In a surprise announcement World Bank Group President Jim Yong Kim said today that he will be stepping down from his position after more than six years, just a little over a year into his second term.
“It has been a great honour to serve as President of this remarkable institution, full of passionate individuals dedicated to the mission of ending extreme poverty in our lifetime,” said Kim.
“The work of the World Bank Group is more important now than ever as the aspirations of the poor rise all over the world, and problems like climate change, pandemics, famine and refugees continue to grow in both their scale and complexity. Serving as President and helping position the institution squarely in the middle of all these challenges has been a great privilege,” he added.
To serve as interim president from 1 February is 65 year-old Kristalina Georgieva, the bank’s CEO. Georgieva, from Bulgaria was European Commissioner for Budget and Human Resources in the college of the Juncker Commission, until 2017.
Kim’s era was remarkable as the institution’s shareholders provided strong support to multiple initiatives to ensure that the Bank Group retains strong leadership in the world of global development.
Under Kim’s leadership, and with the backing of the Bank Group’s 189 member countries, the institution in 2012 established two goals: to end extreme poverty by 2030; and to boost shared prosperity, focusing on the bottom 40 percent of the population in developing countries. These goals now guide and inform the institution in its daily work around the globe.
In addition, shareholders strongly supported measures to ensure that the Bank Group be even better positioned to respond to the development needs of clients:
The Bank Group’s Fund for the Poorest, IDA, achieved two successive, record replenishments, which enabled the institution to increase its work in areas suffering from fragility, conflict, and violence.
In April 2018, the Bank Group’s Governors overwhelmingly approved a historic USD$13 billion capital increase for IBRD and IFC that will allow the Bank Group to support countries in reaching their development goals while responding to crises such as climate change, pandemics, fragility, and underinvestment in human capital around the world.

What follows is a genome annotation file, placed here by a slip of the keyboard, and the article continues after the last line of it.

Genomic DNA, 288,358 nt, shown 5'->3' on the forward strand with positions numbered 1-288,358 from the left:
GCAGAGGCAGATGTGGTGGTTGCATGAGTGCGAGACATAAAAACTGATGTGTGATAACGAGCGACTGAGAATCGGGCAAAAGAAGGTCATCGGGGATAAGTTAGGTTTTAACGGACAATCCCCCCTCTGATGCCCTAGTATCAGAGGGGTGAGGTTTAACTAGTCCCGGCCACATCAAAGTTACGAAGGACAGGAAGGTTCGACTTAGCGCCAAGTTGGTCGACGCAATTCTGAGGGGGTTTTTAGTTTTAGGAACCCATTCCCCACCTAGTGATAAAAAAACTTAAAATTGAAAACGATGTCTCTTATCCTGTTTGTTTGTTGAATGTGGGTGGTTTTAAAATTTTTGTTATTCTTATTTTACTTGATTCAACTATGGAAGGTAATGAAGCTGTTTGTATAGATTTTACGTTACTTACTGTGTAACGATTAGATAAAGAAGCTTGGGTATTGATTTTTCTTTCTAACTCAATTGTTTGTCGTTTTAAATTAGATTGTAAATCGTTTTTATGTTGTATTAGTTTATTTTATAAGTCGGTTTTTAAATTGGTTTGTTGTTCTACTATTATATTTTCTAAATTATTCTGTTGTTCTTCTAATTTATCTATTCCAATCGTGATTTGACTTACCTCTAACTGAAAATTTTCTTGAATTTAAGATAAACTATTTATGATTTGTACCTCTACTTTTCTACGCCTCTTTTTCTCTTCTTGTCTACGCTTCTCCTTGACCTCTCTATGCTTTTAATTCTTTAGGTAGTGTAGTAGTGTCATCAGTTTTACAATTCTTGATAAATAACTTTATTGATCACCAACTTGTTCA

Over the past 6+ years, the institutions of the World Bank Group have provided financing at levels never seen outside of a financial crisis.
Recognizing the power of capital markets to transform development finance, the Bank Group during Kim’s tenure also launched several new innovative financial instruments, including facilities to address infrastructure needs, prevent pandemics, and help the millions of people forcibly displaced from their homes by climate shocks, conflict, and violence. The Bank is also working with the United Nations and leading technology companies to implement the Famine Action Mechanism, to detect warning signs earlier and prevent famines before they begin.
During his term, President Kim emphasised that one of the greatest needs in the developing world is infrastructure finance, and he pushed the Bank Group to maximise finance for development by working with a new cadre of private sector partners committed to building sustainable, climate-smart infrastructure in developing countries.
To that end, Kim has announced that, immediately after his departure, he will join a firm and focus on increasing infrastructure investments in developing countries. The details of this new position will be announced shortly.
In addition to working on infrastructure investments, Kim announced that he will also be re-joining the board of Partners In Health (PIH), an organization he co-founded more than 30 years ago.
“I look forward to working once again with my longtime friends and colleagues at PIH on a range of issues in global health and education. I will also continue my engagement with Brown University as a trustee of the Corporation and look forward to serving as a Senior Fellow at Brown’s Watson Institute for International and Public Affairs.”
Kim’s interim successor, Georgieva had been in the World Bank system before her appointment as the first CEO in 2017.
Born in Sofia, Georgieva holds a PhD in Economics and an MA in Political Economy and Sociology from the University of National and World Economy in Sofia, Bulgaria. She was also educated at various times at London School of Economics, Harvard and Massachusetts Institute of Technology.
From 1993–2010, she served in a number of positions in the World Bank Group, eventually rising to become its vice president and corporate secretary in March 2008. She has also served as a member of the board of trustees and associated professor in the Economics Department of her alma mater, the University of National and World Economy in Bulgaria.
She once made a bid to become the UN Secretary General in 2016, but failed. NAN